However, human rights law already permits the use of lethal force when doing so is strictly necessary to save human life. The rhetoric of shoot-to-kill serves only to displace clear legal standards with a vaguely defined licence to kill, risking confusion among law enforcement officers, endangering innocent persons, and rationalizing mistakes, while avoiding the genuinely difficult challenges that are posed by the relevant threat.” The Special Rapporteur has further suggested that States that adopt shoot-to-kill policies for dealing with, for example, suicide bombers “must develop legal frameworks to properly incorporate intelligence information and analysis into both the operational planning and post-incident accountability phases of State responsibility.” They must further ensure that “only such solid information, combined with the adoption of appropriate procedural safeguards, will lead to the use of lethal force.”

 

Under international and regional human rights law, the protection against arbitrary deprivation of life is non-derogable even in a state of emergency threatening the life of the nation. The Human Rights Committee has stated that “the protection against arbitrary deprivation of life… is of paramount importance. The Committee considers that States parties should take measures… to prevent arbitrary killing by their security forces. The deprivation of life by the authorities of the State is a matter of the utmost gravity. Therefore, the law must strictly control and limit the circumstances in which a person may be deprived of his life by such authorities.” To comply with international human rights law, any State policy which allows the use of lethal force must, therefore, fall within those narrow cases in which the deprivation of life cannot be considered arbitrary. To be considered lawful, the use of lethal force must always comply with the principle of necessity and must be used in a situation in which it is necessary for self-defence or the defence of another’s life. It must always comply with the principle of proportionality, and non-lethal tactics for capture or prevention must always be attempted if feasible. In most circumstances, law enforcement officers must allow suspects to surrender and employ a graduated resort to force. “The State’s legal framework must ‘strictly control and limit the circumstances’ in which law enforcement officers may resort to lethal force.” International humanitarian law contains similar provisions against the “targeted killing” of civilians in the context of an armed conflict.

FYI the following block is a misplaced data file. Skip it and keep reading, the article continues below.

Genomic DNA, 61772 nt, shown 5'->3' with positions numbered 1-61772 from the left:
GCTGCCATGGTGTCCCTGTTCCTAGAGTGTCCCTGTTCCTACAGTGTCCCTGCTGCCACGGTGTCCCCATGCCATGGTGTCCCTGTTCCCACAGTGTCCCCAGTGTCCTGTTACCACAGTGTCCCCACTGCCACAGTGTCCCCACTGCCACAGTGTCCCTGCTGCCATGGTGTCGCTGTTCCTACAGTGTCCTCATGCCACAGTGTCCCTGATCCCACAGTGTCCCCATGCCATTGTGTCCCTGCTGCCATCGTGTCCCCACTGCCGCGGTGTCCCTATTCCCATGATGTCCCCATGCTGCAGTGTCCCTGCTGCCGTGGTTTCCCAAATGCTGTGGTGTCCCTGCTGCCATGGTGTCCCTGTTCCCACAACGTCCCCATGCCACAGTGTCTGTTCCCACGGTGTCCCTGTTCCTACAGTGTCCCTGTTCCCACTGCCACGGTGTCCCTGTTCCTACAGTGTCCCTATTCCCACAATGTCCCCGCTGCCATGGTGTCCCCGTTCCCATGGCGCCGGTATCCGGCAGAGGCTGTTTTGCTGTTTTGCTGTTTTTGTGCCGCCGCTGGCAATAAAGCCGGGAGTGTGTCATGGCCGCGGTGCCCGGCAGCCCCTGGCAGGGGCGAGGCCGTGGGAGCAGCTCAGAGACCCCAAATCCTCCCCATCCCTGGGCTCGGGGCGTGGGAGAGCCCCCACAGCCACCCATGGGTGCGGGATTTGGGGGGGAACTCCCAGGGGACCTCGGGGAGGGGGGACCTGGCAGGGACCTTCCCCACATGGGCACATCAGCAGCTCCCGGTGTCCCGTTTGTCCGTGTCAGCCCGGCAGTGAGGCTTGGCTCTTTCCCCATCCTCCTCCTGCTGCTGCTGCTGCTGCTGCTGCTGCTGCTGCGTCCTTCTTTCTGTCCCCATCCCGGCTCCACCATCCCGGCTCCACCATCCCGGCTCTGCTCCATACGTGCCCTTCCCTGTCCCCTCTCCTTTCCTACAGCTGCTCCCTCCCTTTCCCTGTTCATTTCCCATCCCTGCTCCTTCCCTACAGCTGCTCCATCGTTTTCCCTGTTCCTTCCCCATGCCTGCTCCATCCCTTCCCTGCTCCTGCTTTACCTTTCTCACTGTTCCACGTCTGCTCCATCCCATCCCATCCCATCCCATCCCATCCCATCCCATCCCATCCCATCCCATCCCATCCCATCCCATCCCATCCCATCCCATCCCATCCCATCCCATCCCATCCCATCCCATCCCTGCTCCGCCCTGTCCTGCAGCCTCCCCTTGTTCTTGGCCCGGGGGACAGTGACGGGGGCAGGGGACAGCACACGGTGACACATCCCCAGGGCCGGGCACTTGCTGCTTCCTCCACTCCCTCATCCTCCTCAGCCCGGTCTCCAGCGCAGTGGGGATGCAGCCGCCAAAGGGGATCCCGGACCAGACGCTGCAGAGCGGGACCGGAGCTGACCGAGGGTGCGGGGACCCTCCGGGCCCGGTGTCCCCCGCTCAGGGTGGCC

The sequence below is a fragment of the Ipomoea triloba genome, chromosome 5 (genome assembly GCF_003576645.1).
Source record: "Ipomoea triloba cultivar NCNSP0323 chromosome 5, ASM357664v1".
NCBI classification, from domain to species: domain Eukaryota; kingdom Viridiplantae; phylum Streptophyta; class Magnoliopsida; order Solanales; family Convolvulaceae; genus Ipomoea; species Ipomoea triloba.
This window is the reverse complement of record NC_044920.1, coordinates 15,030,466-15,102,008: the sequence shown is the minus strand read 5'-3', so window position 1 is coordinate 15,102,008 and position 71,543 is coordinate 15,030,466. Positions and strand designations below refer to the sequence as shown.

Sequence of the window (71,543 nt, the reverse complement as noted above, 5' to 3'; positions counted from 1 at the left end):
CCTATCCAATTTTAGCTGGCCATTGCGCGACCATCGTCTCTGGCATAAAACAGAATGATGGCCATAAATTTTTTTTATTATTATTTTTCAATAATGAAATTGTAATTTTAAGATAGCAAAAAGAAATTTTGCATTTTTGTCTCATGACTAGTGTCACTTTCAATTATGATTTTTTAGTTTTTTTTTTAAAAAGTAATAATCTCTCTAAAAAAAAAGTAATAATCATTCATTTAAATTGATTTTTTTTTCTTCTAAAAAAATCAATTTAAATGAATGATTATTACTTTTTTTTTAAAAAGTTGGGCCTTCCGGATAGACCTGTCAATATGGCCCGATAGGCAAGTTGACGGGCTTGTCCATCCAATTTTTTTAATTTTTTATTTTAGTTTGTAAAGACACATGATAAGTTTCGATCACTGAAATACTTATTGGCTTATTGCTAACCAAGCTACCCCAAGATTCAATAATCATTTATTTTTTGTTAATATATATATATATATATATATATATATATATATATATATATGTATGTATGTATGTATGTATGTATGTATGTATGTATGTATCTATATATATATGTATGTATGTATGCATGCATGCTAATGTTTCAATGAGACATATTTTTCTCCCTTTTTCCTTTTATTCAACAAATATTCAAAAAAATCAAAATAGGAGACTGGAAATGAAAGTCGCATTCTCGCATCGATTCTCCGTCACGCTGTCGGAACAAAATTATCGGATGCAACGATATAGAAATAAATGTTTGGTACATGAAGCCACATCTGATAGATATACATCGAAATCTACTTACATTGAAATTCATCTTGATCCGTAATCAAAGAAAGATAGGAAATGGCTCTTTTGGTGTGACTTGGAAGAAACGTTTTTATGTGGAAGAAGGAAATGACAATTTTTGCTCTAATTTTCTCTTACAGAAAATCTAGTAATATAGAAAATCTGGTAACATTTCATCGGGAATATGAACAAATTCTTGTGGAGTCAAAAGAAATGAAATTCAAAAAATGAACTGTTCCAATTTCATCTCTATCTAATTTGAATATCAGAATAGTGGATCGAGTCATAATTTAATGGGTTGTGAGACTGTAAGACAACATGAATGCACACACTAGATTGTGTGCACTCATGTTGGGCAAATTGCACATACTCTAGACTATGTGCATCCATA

Challenges to the Absolute Prohibition against Torture: The prohibition of torture and other cruel, inhuman or degrading treatment or punishment is absolute under international law. It is a peremptory norm or a norm of jus cogens and is non-derogable even in states of emergency threatening the life of the nation under international and regional human rights treaties. The prohibition of torture and other cruel, inhuman or degrading treatment does not yield to the threat posed by terrorism or to the alleged danger posed by an individual to the security of a State. In practice, however, States have often adopted policies and methods to confront terrorism that, in effect, circumvent and undermine this absolute prohibition. For example, the use of torture and other cruel, inhuman or degrading treatment to elicit information from terrorist suspects is prohibited, as is the use in legal proceedings of evidence obtained by torture, whether at home or abroad, and of “secret evidence” put forward by prosecuting and other authorities in judicial proceedings, in violation of the principle of non-admissibility of evidence extracted by torture, contained inter alia in article 15 of the Convention against Torture.